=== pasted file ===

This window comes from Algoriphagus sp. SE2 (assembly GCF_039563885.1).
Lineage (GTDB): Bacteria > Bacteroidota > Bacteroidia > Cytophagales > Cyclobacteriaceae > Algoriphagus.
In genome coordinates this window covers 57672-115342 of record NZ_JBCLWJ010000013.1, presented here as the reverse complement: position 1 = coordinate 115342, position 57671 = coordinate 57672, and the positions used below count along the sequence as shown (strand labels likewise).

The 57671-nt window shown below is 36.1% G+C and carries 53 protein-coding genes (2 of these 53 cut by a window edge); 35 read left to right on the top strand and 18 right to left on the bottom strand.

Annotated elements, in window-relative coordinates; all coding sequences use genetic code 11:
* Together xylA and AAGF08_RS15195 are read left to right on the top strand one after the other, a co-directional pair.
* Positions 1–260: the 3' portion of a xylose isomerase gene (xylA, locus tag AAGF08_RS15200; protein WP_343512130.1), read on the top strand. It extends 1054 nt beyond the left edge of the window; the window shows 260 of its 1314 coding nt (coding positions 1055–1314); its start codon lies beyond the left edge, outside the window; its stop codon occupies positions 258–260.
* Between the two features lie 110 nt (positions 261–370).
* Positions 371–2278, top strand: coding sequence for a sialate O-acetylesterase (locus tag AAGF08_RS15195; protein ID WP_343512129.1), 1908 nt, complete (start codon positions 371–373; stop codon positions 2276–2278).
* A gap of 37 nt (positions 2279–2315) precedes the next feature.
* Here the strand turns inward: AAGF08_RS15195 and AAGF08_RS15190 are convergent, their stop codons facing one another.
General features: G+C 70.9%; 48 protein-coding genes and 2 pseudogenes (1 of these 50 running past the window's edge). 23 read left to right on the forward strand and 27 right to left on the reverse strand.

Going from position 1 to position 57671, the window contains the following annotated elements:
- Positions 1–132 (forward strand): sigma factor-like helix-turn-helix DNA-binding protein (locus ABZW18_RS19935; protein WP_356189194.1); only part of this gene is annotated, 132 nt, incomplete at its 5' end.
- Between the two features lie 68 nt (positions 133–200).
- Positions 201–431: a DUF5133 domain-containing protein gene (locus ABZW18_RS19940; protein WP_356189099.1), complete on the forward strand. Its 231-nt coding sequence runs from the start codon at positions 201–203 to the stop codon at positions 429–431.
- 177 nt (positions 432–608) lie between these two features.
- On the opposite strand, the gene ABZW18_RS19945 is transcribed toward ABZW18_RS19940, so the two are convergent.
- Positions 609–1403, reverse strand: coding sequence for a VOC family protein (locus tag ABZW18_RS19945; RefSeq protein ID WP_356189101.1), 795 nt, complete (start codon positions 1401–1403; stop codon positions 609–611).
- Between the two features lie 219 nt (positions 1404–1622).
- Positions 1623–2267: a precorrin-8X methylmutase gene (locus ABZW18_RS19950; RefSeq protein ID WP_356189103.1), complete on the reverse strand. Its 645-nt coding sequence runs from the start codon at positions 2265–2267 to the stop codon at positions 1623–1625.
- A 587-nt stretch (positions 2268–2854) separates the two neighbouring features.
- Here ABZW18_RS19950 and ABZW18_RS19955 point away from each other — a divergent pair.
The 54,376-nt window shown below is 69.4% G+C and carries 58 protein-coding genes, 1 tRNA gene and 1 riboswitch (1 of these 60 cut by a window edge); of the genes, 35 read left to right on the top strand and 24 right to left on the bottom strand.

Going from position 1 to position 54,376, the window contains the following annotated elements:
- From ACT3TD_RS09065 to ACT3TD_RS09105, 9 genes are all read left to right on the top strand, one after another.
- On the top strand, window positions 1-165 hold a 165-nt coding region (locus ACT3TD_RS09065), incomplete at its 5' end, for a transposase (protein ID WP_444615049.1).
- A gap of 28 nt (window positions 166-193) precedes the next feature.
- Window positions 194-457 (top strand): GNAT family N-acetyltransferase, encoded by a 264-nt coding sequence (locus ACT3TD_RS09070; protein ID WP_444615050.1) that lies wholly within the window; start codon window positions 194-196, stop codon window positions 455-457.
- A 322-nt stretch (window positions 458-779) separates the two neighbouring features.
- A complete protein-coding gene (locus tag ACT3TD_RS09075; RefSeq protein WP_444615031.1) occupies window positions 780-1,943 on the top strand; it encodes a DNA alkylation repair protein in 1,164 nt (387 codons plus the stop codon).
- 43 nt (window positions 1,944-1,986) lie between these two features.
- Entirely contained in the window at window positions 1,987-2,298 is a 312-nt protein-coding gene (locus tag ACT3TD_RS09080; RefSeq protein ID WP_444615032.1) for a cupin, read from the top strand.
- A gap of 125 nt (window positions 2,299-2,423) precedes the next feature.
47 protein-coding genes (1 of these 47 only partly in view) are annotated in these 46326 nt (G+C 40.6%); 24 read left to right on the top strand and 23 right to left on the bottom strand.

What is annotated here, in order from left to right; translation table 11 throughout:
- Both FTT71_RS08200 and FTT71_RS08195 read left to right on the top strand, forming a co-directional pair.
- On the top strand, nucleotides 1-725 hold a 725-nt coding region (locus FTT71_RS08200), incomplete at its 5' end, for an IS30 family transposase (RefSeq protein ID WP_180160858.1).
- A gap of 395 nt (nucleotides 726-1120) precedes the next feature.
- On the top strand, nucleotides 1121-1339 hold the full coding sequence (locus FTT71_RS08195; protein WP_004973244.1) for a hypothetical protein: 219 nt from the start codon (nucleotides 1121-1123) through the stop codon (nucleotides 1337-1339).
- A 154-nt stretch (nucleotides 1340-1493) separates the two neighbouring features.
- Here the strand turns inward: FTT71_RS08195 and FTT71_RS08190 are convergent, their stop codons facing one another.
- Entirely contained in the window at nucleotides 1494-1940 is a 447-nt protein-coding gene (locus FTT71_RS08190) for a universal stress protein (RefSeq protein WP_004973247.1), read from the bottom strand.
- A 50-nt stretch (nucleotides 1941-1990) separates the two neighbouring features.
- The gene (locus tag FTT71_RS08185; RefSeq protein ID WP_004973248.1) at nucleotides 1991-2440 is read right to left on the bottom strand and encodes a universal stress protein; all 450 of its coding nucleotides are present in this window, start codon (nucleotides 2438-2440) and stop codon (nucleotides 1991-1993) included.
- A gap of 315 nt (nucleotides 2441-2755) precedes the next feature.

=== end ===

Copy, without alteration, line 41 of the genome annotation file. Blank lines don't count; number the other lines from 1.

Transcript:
- A 154-nt stretch (nucleotides 1340-1493) separates the two neighbouring features.